Plenary Speakers

Andrew Thurber

When the small paint the big picture: Using microbes to identify a hydrothermal habitat at the Chilean Triple Junction

The deep sea of Southern Chile remains largely unknown yet hosts one of the few spots on the planet where hydrothermal vent and cold seep habitats may co-occur. The Chilean Triple Junction was recently discovered to host warm sediment at 2900 meters water depth in close proximity to a methane seep. While this may present a model system to study cross vent and seep synergies, there were no obvious surface manifestations of the underlying hydrothermal activity. This begs the question whether the community present was impacted by the warm fluid and associated chemoautotrophic energy. Here we answer that question through analysis of the microbial community structure. Read more...

Sylvie Marylène Gaudron

A reflection on reproductive adaptation to ephemeral and deep-sea habitats in symbiotic bivalve’s species

Bivalves are among the dominant fauna occurring at deep-sea cold seeps, hydrothermal vents and organic falls worldwide. This is due to their ability to establish symbioses with sulphur- and/or methane-oxidizing bacteria, or with cellulolytic bacteria which produce or fragment organic compounds, that sustain the carbon supply to their hosts. Full picture of their reproductive cycle from the emission of the gametes, the larval stages (dispersal), the settlement and the reproduction of the adults (maturity and breeding) is still not fully understood in some of these species. We propose here to present some recent findings on reproduction. Read more...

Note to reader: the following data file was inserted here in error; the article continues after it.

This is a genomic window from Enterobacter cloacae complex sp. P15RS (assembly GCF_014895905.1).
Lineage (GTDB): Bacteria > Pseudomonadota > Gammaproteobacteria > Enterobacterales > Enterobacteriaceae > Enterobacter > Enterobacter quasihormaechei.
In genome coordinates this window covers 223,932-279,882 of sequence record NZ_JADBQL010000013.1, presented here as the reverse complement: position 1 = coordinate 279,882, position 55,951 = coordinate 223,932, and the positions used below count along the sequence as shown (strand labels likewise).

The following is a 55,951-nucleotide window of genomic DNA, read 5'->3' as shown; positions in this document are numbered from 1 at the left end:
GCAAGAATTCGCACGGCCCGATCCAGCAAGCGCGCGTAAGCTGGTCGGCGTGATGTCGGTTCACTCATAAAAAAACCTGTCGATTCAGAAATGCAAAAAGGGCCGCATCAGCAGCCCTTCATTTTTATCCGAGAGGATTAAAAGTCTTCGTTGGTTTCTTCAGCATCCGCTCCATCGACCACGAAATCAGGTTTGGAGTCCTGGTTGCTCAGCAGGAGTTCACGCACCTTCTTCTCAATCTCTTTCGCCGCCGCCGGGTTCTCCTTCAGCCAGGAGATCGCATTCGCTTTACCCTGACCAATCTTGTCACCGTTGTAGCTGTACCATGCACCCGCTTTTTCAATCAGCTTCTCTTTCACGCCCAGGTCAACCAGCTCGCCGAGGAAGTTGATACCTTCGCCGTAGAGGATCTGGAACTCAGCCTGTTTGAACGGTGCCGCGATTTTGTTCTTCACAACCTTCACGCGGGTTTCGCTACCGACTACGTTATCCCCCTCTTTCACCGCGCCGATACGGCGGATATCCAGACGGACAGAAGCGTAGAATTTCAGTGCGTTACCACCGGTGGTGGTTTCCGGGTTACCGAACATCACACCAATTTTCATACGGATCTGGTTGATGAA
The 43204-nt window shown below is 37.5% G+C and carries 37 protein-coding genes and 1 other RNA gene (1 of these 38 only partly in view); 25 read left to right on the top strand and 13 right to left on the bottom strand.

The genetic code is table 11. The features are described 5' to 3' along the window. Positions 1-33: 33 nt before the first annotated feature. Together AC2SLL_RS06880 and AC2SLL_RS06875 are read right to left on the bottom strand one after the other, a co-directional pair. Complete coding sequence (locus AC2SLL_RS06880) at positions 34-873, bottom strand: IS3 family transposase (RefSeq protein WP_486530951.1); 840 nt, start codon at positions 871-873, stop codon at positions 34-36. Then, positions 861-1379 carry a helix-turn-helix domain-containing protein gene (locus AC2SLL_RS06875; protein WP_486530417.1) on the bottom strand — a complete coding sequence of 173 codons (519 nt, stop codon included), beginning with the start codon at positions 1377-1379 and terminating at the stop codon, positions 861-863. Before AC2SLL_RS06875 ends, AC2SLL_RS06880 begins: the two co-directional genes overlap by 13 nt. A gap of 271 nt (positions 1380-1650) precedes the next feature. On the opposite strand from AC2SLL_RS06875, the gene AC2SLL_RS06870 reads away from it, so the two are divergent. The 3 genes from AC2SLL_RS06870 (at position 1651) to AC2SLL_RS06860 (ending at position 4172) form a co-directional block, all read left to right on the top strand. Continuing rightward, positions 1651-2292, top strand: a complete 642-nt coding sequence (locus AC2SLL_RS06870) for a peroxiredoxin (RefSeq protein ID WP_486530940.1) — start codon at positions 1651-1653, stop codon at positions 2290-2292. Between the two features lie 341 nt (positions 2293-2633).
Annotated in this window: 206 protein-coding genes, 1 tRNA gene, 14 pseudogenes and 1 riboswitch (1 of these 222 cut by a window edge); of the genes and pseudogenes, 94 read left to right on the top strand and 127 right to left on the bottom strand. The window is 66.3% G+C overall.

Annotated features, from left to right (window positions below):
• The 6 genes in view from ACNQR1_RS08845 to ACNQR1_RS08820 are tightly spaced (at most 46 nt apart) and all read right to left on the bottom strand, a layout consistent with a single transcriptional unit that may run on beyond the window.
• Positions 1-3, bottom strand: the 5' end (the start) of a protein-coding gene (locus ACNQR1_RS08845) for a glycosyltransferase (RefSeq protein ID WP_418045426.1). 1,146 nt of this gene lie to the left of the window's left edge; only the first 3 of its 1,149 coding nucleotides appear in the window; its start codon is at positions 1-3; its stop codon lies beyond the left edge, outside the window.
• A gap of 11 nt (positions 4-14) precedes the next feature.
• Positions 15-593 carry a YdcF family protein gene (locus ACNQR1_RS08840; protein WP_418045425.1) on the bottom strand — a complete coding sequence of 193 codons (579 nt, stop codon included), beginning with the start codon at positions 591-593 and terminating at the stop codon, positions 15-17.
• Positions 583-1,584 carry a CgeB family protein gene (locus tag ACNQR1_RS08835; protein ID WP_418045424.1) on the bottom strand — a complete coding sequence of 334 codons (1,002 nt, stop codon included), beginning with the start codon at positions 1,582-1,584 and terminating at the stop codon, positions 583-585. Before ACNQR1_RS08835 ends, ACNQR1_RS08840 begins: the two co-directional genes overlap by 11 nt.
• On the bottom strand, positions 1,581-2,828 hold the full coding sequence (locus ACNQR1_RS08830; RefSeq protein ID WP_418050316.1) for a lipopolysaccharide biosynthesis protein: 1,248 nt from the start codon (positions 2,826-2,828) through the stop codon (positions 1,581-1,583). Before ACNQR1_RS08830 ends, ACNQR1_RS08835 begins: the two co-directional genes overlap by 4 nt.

Benjamin Grupe

Metacommmunities and patterns of diversity in chemosynthetic ecosystems

Over the past decade, metacommunity ecology has been used to examine mechanisms influencing community assembly and the maintenance of biodiversity in patchy communities. This framework is suited to consideration of both local interactions and environmental influences within communities, and spatial processes such as dispersal that link patches across space. Chemosynthetic ecosystems are patchy and hierarchical in nature and fit well into this conceptual metacommunity framework. We have repeated substrate colonization experiments at methane seeps off Costa Rica and Oregon, and hydrothermal vents at Juan de Fuca. Read more...

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